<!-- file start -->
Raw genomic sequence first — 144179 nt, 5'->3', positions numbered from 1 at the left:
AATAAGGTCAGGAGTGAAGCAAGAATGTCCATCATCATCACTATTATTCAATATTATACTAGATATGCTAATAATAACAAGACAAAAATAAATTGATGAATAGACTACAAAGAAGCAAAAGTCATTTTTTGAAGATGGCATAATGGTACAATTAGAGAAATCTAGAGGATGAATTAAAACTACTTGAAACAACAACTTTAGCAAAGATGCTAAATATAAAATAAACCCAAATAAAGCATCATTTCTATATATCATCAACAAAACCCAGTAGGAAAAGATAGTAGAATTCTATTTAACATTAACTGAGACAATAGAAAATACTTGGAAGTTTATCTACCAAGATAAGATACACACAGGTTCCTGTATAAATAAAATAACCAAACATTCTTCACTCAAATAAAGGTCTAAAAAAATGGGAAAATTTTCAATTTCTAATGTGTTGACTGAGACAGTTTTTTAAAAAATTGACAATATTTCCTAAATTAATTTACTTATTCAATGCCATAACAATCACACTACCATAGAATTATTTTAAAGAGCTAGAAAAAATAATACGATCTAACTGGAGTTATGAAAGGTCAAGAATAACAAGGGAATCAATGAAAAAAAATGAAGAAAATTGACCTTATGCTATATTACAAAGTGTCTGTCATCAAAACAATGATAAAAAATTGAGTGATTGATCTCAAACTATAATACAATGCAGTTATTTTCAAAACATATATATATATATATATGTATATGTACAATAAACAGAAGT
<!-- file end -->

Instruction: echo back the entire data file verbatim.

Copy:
Raw genomic sequence first — 144179 nt, 5'->3', positions numbered from 1 at the left:
AATAAGGTCAGGAGTGAAGCAAGAATGTCCATCATCATCACTATTATTCAATATTATACTAGATATGCTAATAATAACAAGACAAAAATAAATTGATGAATAGACTACAAAGAAGCAAAAGTCATTTTTTGAAGATGGCATAATGGTACAATTAGAGAAATCTAGAGGATGAATTAAAACTACTTGAAACAACAACTTTAGCAAAGATGCTAAATATAAAATAAACCCAAATAAAGCATCATTTCTATATATCATCAACAAAACCCAGTAGGAAAAGATAGTAGAATTCTATTTAACATTAACTGAGACAATAGAAAATACTTGGAAGTTTATCTACCAAGATAAGATACACACAGGTTCCTGTATAAATAAAATAACCAAACATTCTTCACTCAAATAAAGGTCTAAAAAAATGGGAAAATTTTCAATTTCTAATGTGTTGACTGAGACAGTTTTTTAAAAAATTGACAATATTTCCTAAATTAATTTACTTATTCAATGCCATAACAATCACACTACCATAGAATTATTTTAAAGAGCTAGAAAAAATAATACGATCTAACTGGAGTTATGAAAGGTCAAGAATAACAAGGGAATCAATGAAAAAAAATGAAGAAAATTGACCTTATGCTATATTACAAAGTGTCTGTCATCAAAACAATGATAAAAAATTGAGTGATTGATCTCAAACTATAATACAATGCAGTTATTTTCAAAACATATATATATATATATATGTATATGTACAATAAACAGAAGT